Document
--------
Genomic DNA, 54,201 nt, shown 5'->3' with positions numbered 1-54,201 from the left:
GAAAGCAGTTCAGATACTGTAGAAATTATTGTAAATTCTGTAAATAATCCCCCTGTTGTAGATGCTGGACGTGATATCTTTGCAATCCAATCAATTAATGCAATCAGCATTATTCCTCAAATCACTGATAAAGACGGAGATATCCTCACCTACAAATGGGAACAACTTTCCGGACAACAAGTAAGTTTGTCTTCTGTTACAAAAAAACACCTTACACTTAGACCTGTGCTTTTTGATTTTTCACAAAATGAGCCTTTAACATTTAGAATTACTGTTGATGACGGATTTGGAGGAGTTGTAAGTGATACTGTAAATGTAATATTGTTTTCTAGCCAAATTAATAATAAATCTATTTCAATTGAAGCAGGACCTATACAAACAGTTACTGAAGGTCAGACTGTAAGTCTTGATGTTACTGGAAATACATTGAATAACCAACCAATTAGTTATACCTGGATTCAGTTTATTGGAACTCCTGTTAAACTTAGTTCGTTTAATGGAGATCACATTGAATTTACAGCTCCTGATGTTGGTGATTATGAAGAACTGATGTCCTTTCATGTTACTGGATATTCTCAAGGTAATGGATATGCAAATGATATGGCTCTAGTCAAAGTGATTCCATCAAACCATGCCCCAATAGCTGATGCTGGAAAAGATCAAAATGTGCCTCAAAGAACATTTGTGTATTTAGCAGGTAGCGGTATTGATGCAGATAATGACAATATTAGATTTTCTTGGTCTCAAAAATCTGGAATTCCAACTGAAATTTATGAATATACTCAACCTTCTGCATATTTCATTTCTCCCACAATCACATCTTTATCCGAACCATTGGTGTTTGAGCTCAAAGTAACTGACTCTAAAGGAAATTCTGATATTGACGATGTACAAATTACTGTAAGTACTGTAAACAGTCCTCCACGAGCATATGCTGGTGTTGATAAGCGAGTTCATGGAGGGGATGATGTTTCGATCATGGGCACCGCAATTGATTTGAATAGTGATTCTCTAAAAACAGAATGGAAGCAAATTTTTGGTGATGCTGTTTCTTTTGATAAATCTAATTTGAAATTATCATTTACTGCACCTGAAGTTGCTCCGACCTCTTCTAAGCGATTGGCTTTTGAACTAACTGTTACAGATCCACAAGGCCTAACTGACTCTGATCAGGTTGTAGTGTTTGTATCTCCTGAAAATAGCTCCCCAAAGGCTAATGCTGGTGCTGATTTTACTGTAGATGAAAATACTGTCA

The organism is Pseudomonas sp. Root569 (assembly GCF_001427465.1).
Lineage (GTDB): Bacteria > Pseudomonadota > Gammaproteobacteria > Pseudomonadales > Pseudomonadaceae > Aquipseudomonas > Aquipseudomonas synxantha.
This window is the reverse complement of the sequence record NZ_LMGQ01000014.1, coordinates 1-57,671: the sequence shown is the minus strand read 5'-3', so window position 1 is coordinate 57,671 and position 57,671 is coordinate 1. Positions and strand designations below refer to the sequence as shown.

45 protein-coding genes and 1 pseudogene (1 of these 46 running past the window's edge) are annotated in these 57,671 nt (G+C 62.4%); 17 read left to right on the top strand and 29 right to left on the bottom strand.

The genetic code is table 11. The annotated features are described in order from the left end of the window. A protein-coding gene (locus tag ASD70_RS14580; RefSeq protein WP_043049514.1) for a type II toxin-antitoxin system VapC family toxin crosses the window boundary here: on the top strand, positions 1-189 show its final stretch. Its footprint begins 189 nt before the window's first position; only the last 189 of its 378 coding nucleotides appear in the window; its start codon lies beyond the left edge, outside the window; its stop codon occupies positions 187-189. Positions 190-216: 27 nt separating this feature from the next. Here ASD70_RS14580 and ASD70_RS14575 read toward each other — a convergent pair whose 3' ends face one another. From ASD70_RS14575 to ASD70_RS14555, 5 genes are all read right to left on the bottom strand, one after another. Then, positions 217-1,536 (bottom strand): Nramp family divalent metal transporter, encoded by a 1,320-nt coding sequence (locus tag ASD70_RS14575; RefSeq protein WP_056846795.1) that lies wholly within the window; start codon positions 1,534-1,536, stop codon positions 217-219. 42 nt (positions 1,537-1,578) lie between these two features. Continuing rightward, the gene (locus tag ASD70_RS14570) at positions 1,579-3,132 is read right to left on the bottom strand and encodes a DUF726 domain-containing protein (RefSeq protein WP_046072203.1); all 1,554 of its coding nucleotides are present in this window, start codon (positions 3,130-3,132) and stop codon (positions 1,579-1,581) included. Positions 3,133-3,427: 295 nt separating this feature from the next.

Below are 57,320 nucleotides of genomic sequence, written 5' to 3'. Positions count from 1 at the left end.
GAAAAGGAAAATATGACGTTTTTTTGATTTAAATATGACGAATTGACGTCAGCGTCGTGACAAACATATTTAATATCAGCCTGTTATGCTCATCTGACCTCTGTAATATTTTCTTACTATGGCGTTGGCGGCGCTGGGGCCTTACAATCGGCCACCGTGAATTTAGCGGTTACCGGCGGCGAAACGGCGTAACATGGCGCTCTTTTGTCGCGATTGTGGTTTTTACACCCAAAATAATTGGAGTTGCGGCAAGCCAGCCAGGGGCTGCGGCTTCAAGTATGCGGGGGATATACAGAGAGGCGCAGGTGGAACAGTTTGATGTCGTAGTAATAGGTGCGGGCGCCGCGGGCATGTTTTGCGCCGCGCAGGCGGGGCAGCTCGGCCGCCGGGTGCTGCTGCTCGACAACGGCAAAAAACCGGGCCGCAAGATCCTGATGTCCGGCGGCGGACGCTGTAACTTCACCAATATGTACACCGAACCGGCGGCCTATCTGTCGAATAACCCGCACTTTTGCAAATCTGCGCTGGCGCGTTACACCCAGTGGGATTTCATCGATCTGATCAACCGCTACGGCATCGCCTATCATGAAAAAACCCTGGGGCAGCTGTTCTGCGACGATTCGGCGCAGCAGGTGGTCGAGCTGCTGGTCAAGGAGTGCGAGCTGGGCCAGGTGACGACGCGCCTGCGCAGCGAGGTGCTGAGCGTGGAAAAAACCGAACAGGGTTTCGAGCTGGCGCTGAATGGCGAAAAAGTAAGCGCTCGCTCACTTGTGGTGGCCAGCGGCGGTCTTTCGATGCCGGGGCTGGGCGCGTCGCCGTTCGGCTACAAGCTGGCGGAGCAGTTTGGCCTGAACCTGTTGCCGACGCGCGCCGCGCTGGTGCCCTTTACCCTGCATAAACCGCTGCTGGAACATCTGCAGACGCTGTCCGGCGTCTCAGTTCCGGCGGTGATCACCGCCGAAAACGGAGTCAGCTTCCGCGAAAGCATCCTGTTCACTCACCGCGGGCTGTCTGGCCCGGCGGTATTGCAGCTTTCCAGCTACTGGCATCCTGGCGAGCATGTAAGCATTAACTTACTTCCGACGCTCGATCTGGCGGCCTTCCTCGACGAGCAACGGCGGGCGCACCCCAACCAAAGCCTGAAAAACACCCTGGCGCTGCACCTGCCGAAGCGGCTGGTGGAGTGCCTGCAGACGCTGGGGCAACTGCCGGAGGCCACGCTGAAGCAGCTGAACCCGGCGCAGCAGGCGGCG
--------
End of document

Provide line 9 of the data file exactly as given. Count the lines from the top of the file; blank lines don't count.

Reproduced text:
GAAAAGGAAAATATGACGTTTTTTTGATTTAAATATGACGAATTGACGTCAGCGTCGTGACAAACATATTTAATATCAGCCTGTTATGCTCATCTGACCTCTGTAATATTTTCTTACTATGGCGTTGGCGGCGCTGGGGCCTTACAATCGGCCACCGTGAATTTAGCGGTTACCGGCGGCGAAACGGCGTAACATGGCGCTCTTTTGTCGCGATTGTGGTTTTTACACCCAAAATAATTGGAGTTGCGGCAAGCCAGCCAGGGGCTGCGGCTTCAAGTATGCGGGGGATATACAGAGAGGCGCAGGTGGAACAGTTTGATGTCGTAGTAATAGGTGCGGGCGCCGCGGGCATGTTTTGCGCCGCGCAGGCGGGGCAGCTCGGCCGCCGGGTGCTGCTGCTCGACAACGGCAAAAAACCGGGCCGCAAGATCCTGATGTCCGGCGGCGGACGCTGTAACTTCACCAATATGTACACCGAACCGGCGGCCTATCTGTCGAATAACCCGCACTTTTGCAAATCTGCGCTGGCGCGTTACACCCAGTGGGATTTCATCGATCTGATCAACCGCTACGGCATCGCCTATCATGAAAAAACCCTGGGGCAGCTGTTCTGCGACGATTCGGCGCAGCAGGTGGTCGAGCTGCTGGTCAAGGAGTGCGAGCTGGGCCAGGTGACGACGCGCCTGCGCAGCGAGGTGCTGAGCGTGGAAAAAACCGAACAGGGTTTCGAGCTGGCGCTGAATGGCGAAAAAGTAAGCGCTCGCTCACTTGTGGTGGCCAGCGGCGGTCTTTCGATGCCGGGGCTGGGCGCGTCGCCGTTCGGCTACAAGCTGGCGGAGCAGTTTGGCCTGAACCTGTTGCCGACGCGCGCCGCGCTGGTGCCCTTTACCCTGCATAAACCGCTGCTGGAACATCTGCAGACGCTGTCCGGCGTCTCAGTTCCGGCGGTGATCACCGCCGAAAACGGAGTCAGCTTCCGCGAAAGCATCCTGTTCACTCACCGCGGGCTGTCTGGCCCGGCGGTATTGCAGCTTTCCAGCTACTGGCATCCTGGCGAGCATGTAAGCATTAACTTACTTCCGACGCTCGATCTGGCGGCCTTCCTCGACGAGCAACGGCGGGCGCACCCCAACCAAAGCCTGAAAAACACCCTGGCGCTGCACCTGCCGAAGCGGCTGGTGGAGTGCCTGCAGACGCTGGGGCAACTGCCGGAGGCCACGCTGAAGCAGCTGAACCCGGCGCAGCAGGCGGCG